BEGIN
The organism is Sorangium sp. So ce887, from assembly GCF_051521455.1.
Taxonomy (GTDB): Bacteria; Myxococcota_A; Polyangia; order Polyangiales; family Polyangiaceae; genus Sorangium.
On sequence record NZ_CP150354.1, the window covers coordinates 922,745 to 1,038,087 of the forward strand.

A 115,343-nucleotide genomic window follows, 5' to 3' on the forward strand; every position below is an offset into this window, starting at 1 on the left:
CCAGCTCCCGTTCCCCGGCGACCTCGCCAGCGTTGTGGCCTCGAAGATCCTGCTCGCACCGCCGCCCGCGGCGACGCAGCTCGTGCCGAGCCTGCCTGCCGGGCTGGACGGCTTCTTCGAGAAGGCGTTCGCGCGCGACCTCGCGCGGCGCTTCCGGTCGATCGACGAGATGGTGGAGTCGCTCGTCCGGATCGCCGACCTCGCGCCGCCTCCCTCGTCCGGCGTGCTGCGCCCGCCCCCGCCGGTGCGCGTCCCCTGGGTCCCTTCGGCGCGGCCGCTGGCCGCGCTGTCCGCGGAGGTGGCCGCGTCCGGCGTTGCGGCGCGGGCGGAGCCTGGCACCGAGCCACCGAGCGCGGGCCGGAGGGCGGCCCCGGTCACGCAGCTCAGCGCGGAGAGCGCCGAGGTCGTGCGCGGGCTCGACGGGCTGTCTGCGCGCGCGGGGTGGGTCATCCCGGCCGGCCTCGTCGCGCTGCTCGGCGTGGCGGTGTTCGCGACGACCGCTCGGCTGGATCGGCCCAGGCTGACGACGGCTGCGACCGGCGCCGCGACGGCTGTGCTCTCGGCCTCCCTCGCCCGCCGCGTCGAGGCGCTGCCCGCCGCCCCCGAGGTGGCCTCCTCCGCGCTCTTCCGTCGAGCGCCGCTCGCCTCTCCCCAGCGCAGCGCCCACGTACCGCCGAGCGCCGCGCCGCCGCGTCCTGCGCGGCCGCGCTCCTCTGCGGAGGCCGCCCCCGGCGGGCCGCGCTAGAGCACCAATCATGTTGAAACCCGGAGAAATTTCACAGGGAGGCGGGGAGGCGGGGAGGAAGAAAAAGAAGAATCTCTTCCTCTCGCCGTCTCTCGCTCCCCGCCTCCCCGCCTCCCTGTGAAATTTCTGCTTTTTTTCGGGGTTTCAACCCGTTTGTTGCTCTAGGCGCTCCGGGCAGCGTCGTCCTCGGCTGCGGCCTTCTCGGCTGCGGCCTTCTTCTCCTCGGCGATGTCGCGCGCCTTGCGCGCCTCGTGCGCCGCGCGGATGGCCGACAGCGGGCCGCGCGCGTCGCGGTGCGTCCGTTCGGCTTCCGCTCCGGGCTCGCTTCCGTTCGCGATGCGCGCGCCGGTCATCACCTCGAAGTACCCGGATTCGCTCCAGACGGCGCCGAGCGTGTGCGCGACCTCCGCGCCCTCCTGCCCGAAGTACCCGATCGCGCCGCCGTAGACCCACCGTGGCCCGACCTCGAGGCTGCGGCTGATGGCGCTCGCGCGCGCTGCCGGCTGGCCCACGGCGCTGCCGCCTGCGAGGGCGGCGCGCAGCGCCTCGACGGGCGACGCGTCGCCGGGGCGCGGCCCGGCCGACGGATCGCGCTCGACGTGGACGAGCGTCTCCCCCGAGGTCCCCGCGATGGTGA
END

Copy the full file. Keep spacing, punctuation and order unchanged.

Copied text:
The organism is Sorangium sp. So ce887, from assembly GCF_051521455.1.
Taxonomy (GTDB): Bacteria; Myxococcota_A; Polyangia; order Polyangiales; family Polyangiaceae; genus Sorangium.
On sequence record NZ_CP150354.1, the window covers coordinates 922,745 to 1,038,087 of the forward strand.

A 115,343-nucleotide genomic window follows, 5' to 3' on the forward strand; every position below is an offset into this window, starting at 1 on the left:
CCAGCTCCCGTTCCCCGGCGACCTCGCCAGCGTTGTGGCCTCGAAGATCCTGCTCGCACCGCCGCCCGCGGCGACGCAGCTCGTGCCGAGCCTGCCTGCCGGGCTGGACGGCTTCTTCGAGAAGGCGTTCGCGCGCGACCTCGCGCGGCGCTTCCGGTCGATCGACGAGATGGTGGAGTCGCTCGTCCGGATCGCCGACCTCGCGCCGCCTCCCTCGTCCGGCGTGCTGCGCCCGCCCCCGCCGGTGCGCGTCCCCTGGGTCCCTTCGGCGCGGCCGCTGGCCGCGCTGTCCGCGGAGGTGGCCGCGTCCGGCGTTGCGGCGCGGGCGGAGCCTGGCACCGAGCCACCGAGCGCGGGCCGGAGGGCGGCCCCGGTCACGCAGCTCAGCGCGGAGAGCGCCGAGGTCGTGCGCGGGCTCGACGGGCTGTCTGCGCGCGCGGGGTGGGTCATCCCGGCCGGCCTCGTCGCGCTGCTCGGCGTGGCGGTGTTCGCGACGACCGCTCGGCTGGATCGGCCCAGGCTGACGACGGCTGCGACCGGCGCCGCGACGGCTGTGCTCTCGGCCTCCCTCGCCCGCCGCGTCGAGGCGCTGCCCGCCGCCCCCGAGGTGGCCTCCTCCGCGCTCTTCCGTCGAGCGCCGCTCGCCTCTCCCCAGCGCAGCGCCCACGTACCGCCGAGCGCCGCGCCGCCGCGTCCTGCGCGGCCGCGCTCCTCTGCGGAGGCCGCCCCCGGCGGGCCGCGCTAGAGCACCAATCATGTTGAAACCCGGAGAAATTTCACAGGGAGGCGGGGAGGCGGGGAGGAAGAAAAAGAAGAATCTCTTCCTCTCGCCGTCTCTCGCTCCCCGCCTCCCCGCCTCCCTGTGAAATTTCTGCTTTTTTTCGGGGTTTCAACCCGTTTGTTGCTCTAGGCGCTCCGGGCAGCGTCGTCCTCGGCTGCGGCCTTCTCGGCTGCGGCCTTCTTCTCCTCGGCGATGTCGCGCGCCTTGCGCGCCTCGTGCGCCGCGCGGATGGCCGACAGCGGGCCGCGCGCGTCGCGGTGCGTCCGTTCGGCTTCCGCTCCGGGCTCGCTTCCGTTCGCGATGCGCGCGCCGGTCATCACCTCGAAGTACCCGGATTCGCTCCAGACGGCGCCGAGCGTGTGCGCGACCTCCGCGCCCTCCTGCCCGAAGTACCCGATCGCGCCGCCGTAGACCCACCGTGGCCCGACCTCGAGGCTGCGGCTGATGGCGCTCGCGCGCGCTGCCGGCTGGCCCACGGCGCTGCCGCCTGCGAGGGCGGCGCGCAGCGCCTCGACGGGCGACGCGTCGCCGGGGCGCGGCCCGGCCGACGGATCGCGCTCGACGTGGACGAGCGTCTCCCCCGAGGTCCCCGCGATGGTGA